Art and Design KS3: Gertrude Jekyll and garden design
Until the 1870s, the only way women could become artists was by training as men had done.
In the 1870s a style of art known as Impressionism made it easier for people without formal training to paint.
Historian Amanda Vickery explains how Gertrude Jekyll (1843-1932) used an impressionistic style to design gardens and achieved success and fame for it.
Jekyll started as a painter, but suffered from short-sightedness so had to find another form of art.
The Arts and Crafts movement was popular at the time of the Industrial Revolution and a reaction to the increase in factory-made goods: people wanted attractive, hand-made and original objects.
Jekyll became a garden designer at a time when people wanted to see more craft and art in every day settings.
Jekyll designed gardens in a non-traditional way: she made them to look like paintings instead of the highly formal style of the time.
Jekyll's work encouraged home-owners to experiment with different colours in their own gardens.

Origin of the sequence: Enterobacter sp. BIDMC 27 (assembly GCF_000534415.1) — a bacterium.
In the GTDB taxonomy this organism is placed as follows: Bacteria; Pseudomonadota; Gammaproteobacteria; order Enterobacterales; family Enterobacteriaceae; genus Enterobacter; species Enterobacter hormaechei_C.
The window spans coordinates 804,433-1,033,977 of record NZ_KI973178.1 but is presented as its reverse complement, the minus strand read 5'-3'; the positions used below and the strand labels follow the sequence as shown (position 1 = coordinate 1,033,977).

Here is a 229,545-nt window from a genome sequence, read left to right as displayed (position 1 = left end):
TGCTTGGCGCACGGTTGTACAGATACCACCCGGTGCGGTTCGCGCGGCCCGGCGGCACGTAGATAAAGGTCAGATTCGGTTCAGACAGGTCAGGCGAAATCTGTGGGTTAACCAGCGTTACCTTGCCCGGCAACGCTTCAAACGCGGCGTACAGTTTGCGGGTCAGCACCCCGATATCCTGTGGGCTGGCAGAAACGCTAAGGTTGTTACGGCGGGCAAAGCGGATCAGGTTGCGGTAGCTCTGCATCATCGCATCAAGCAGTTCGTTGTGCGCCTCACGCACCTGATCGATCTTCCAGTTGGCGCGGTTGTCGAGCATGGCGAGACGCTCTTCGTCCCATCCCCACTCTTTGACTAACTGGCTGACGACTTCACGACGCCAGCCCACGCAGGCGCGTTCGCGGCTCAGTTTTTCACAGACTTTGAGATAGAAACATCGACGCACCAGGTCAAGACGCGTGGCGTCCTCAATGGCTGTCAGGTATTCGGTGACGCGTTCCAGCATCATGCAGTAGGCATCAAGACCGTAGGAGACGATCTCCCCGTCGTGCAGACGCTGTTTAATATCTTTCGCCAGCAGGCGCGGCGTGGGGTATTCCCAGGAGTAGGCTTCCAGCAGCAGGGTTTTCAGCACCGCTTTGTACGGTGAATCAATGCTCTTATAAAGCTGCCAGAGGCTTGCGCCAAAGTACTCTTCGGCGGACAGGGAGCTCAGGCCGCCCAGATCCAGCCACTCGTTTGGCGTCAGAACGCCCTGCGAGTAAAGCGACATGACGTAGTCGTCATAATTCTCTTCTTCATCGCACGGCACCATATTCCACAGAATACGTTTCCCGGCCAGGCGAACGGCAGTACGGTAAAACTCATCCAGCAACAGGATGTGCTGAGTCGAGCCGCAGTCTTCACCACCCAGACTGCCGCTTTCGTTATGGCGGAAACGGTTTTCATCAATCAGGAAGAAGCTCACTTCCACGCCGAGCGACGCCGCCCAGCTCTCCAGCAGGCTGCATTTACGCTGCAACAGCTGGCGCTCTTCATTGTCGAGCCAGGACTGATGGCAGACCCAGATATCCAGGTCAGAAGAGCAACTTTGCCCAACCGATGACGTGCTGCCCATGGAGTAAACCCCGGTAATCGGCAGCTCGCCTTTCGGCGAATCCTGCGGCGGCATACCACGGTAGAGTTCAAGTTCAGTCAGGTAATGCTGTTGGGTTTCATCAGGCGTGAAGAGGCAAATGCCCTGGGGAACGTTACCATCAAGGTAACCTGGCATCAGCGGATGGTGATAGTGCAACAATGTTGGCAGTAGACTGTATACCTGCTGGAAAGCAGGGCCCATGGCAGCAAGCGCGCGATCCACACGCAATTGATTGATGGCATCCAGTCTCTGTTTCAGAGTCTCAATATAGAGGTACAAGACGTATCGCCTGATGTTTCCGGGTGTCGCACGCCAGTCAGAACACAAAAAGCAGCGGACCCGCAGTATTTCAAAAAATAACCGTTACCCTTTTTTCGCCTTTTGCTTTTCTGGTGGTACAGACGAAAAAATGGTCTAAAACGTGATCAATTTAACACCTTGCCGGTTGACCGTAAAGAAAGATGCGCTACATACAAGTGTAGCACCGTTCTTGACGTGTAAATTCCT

Thanks to her influence, gardens began to be seen as works of art in themselves: alive and three-dimensional, and yet just as valid as those hanging on gallery walls.
This clip is from the series The Britain That Women Made.
This could be used in lessons on relevant key historical concepts such as change and continuity and causation, or relevant historical periods like the Industrial Revolution and the social, political and economic change of the 18th century.
Students could be encouraged to discuss the barriers women faced as artists.
What were the factors which helped Jekyll become successful?
Consider the importance of her determination, her education, her personal health and the popular tastes in art at the time.
Which of these factors was most important in her success?
This clip is suitable for teaching Art and Design and History at Key Stage 3 and Third Level.